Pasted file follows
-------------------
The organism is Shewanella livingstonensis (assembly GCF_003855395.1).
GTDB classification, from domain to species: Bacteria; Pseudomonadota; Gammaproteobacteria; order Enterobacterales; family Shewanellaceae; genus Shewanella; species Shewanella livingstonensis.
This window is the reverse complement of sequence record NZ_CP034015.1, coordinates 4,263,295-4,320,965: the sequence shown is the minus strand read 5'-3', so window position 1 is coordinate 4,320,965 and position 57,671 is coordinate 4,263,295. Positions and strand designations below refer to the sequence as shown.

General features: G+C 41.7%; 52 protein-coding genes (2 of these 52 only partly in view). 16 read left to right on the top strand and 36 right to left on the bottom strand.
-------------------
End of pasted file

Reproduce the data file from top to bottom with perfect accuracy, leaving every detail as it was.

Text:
The organism is Shewanella livingstonensis (assembly GCF_003855395.1).
GTDB classification, from domain to species: Bacteria; Pseudomonadota; Gammaproteobacteria; order Enterobacterales; family Shewanellaceae; genus Shewanella; species Shewanella livingstonensis.
This window is the reverse complement of sequence record NZ_CP034015.1, coordinates 4,263,295-4,320,965: the sequence shown is the minus strand read 5'-3', so window position 1 is coordinate 4,320,965 and position 57,671 is coordinate 4,263,295. Positions and strand designations below refer to the sequence as shown.

General features: G+C 41.7%; 52 protein-coding genes (2 of these 52 only partly in view). 16 read left to right on the top strand and 36 right to left on the bottom strand.